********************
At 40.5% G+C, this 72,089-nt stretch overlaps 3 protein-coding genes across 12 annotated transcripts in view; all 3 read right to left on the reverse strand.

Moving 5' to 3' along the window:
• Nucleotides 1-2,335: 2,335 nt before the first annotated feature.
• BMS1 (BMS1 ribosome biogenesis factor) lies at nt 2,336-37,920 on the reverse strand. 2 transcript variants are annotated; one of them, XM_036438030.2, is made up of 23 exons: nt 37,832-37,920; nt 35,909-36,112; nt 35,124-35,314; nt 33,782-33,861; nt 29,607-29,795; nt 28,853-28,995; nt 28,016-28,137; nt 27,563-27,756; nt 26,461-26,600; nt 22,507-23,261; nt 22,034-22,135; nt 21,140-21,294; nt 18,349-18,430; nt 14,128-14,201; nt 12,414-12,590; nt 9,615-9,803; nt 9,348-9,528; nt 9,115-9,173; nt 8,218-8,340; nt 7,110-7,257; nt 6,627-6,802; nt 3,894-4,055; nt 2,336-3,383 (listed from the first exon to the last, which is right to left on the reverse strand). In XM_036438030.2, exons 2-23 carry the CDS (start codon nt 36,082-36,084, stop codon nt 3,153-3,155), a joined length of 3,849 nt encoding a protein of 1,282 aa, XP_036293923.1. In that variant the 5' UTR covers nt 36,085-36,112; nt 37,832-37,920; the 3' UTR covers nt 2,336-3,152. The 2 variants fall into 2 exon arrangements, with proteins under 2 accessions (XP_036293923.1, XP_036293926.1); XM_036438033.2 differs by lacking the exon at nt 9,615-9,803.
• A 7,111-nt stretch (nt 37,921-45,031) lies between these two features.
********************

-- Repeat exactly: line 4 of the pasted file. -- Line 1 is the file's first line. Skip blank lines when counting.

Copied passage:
• BMS1 (BMS1 ribosome biogenesis factor) lies at nt 2,336-37,920 on the reverse strand. 2 transcript variants are annotated; one of them, XM_036438030.2, is made up of 23 exons: nt 37,832-37,920; nt 35,909-36,112; nt 35,124-35,314; nt 33,782-33,861; nt 29,607-29,795; nt 28,853-28,995; nt 28,016-28,137; nt 27,563-27,756; nt 26,461-26,600; nt 22,507-23,261; nt 22,034-22,135; nt 21,140-21,294; nt 18,349-18,430; nt 14,128-14,201; nt 12,414-12,590; nt 9,615-9,803; nt 9,348-9,528; nt 9,115-9,173; nt 8,218-8,340; nt 7,110-7,257; nt 6,627-6,802; nt 3,894-4,055; nt 2,336-3,383 (listed from the first exon to the last, which is right to left on the reverse strand). In XM_036438030.2, exons 2-23 carry the CDS (start codon nt 36,082-36,084, stop codon nt 3,153-3,155), a joined length of 3,849 nt encoding a protein of 1,282 aa, XP_036293923.1. In that variant the 5' UTR covers nt 36,085-36,112; nt 37,832-37,920; the 3' UTR covers nt 2,336-3,152. The 2 variants fall into 2 exon arrangements, with proteins under 2 accessions (XP_036293923.1, XP_036293926.1); XM_036438033.2 differs by lacking the exon at nt 9,615-9,803.